NASA’s Botched Launch Forces Astronauts to Stay Longer at Int’l Space Station Amidst Investigation

Artsiom P /
Artsiom P /

In yet another embarrassing setback for Boeing, its troubled Starliner spacecraft has been grounded due to persistent technical glitches, leaving two brave American astronauts stranded at the International Space Station (ISS) without a confirmed return date.

Astronauts Sunita ‘Suni’ Williams and Barry ‘Butch’ Wilmore were supposed to have returned home by now but instead find themselves stuck in limbo thanks to the botched maiden voyage of the Starliner. The duo won’t be coming back until at least June 26th, according to NASA officials who announced the delay last week.

Steve Stich, head honcho of NASA’s Commercial Crew Program, attempted to downplay the severity of the situation saying, “We’re taking our time and following our standard mission management team process.” He went on to explain, “We’re letting the data drive our decision-making relative to managing the small helium system leaks and thruster performance we observed during rendezvous and docking.”

This isn’t exactly reassuring considering these aren’t minor hiccups – they’re major red flags! And let’s remember, this is far cry from the success story of Elon Musk’s SpaceX which pulled off a flawless demo run in 2020 without any such mishaps.

To add insult to injury, it took three attempts within a span of mere weeks for the Starliner to even reach orbit successfully. During those failed launches, there were already signs of trouble brewing including multiple instances of helium leakage prior to reaching the ISS!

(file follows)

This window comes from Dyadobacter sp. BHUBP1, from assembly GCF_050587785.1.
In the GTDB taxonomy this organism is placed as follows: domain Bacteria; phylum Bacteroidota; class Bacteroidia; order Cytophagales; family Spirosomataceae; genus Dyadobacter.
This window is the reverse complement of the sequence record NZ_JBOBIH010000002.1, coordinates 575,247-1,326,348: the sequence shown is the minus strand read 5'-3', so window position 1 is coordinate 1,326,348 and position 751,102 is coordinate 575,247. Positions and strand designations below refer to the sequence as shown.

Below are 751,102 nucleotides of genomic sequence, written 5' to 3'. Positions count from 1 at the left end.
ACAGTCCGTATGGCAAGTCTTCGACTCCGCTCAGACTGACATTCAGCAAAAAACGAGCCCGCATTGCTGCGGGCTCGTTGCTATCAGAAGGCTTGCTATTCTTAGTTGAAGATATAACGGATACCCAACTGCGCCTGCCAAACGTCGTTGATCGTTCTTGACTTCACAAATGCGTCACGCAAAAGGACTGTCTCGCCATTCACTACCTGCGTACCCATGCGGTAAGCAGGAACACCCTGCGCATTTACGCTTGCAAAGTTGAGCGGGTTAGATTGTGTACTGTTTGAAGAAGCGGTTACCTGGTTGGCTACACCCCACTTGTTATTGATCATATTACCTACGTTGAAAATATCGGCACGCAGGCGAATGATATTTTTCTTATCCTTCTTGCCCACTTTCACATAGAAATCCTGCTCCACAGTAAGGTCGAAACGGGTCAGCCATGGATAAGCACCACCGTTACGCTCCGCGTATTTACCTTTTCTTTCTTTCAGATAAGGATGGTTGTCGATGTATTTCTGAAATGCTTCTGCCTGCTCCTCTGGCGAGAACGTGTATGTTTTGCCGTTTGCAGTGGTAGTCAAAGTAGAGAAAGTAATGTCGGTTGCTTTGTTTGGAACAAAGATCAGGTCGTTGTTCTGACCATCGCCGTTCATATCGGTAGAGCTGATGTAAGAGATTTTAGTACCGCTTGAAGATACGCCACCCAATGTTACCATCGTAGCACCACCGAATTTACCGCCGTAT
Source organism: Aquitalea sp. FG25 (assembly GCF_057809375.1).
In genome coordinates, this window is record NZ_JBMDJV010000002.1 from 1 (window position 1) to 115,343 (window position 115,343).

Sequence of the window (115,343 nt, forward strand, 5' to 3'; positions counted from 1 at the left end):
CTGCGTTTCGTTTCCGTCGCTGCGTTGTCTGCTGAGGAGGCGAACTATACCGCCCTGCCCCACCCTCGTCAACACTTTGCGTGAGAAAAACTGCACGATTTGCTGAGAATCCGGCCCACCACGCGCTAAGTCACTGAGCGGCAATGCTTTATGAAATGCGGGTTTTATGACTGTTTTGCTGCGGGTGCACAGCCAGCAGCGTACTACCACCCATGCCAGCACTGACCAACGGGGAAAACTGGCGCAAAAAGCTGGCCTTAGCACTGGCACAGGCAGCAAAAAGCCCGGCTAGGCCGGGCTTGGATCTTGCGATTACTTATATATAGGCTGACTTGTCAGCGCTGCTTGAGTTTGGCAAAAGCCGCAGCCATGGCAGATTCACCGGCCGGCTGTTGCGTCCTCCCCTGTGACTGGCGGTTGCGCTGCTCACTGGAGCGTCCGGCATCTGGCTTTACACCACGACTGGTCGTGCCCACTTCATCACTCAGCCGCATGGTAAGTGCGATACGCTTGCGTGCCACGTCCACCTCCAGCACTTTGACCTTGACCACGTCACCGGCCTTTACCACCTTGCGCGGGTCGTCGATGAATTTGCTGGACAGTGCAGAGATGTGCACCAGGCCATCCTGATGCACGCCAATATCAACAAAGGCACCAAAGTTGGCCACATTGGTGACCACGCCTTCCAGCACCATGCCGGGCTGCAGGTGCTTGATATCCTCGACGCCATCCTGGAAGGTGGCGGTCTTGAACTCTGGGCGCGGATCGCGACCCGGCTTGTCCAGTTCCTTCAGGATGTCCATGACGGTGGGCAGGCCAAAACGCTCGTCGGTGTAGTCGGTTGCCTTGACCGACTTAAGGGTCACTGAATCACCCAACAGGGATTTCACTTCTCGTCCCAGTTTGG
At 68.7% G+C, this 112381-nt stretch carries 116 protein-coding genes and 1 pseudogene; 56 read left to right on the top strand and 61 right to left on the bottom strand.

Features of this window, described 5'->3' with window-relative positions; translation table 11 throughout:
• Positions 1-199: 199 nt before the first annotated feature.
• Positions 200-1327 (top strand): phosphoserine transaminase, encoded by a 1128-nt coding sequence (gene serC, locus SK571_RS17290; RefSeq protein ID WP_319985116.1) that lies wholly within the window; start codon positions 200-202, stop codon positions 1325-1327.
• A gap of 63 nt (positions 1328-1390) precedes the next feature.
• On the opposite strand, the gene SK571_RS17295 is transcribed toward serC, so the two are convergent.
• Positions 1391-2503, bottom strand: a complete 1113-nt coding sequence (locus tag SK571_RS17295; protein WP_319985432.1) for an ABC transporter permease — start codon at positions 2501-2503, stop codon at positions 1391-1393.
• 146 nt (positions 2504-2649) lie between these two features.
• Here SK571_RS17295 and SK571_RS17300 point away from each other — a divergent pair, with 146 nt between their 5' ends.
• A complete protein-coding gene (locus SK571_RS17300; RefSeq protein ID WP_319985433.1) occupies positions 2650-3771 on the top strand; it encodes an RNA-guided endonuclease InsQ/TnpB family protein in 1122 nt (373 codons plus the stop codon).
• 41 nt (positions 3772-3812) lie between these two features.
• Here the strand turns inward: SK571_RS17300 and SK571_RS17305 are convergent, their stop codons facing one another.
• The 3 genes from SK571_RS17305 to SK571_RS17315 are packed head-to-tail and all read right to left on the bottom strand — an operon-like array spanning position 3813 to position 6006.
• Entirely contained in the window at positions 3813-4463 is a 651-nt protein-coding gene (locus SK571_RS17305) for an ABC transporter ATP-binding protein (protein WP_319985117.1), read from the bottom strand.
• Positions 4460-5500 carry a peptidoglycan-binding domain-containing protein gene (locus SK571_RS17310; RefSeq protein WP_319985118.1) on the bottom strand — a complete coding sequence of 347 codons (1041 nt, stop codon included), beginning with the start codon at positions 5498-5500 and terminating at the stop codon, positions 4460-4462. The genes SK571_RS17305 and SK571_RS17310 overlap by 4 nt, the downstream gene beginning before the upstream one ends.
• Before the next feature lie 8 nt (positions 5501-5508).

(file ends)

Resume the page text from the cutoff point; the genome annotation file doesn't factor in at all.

Now, despite all these glaring warning signals, Mr.Stitch claims the Starliner is performing adequately while docked at the ISS. One can only wonder if he’d say differently had his name not been attached to this fiasco.

As part of damage control efforts, NASA plans to conduct an exhaustive internal review akin to the one conducted preceding SpaceX’s triumphant Demo-2 re-entry in 2020. According to Stitch, “It is appropriate for us to complete an agency-level review…to document the agency’s formal acceptance on proceeding as planned.”

Meanwhile, both the astronauts and the ISS itself seem prepared for an indefinite staycation courtesy of Boeing’s ineptitude. Supplies onboard the orbital outpost should keep them going indefinitely, so no immediate danger looms large over the heads of Williams or Wilmore. However, you’ve got to question how much longer taxpayers must foot the bill for corporate incompetence masquerading as innovation?

BA stock prices barely budged upon news breaking about the latest snafu plaguing America’s premier aerospace company – perhaps investors know something we don’t? As things stand today, when push comes to shove, it seems Uncle Sam would rather prop up failing corporations than hold them accountable for subpar workmanship. What does this portend for future endeavors in the final frontier? Only time shall tell…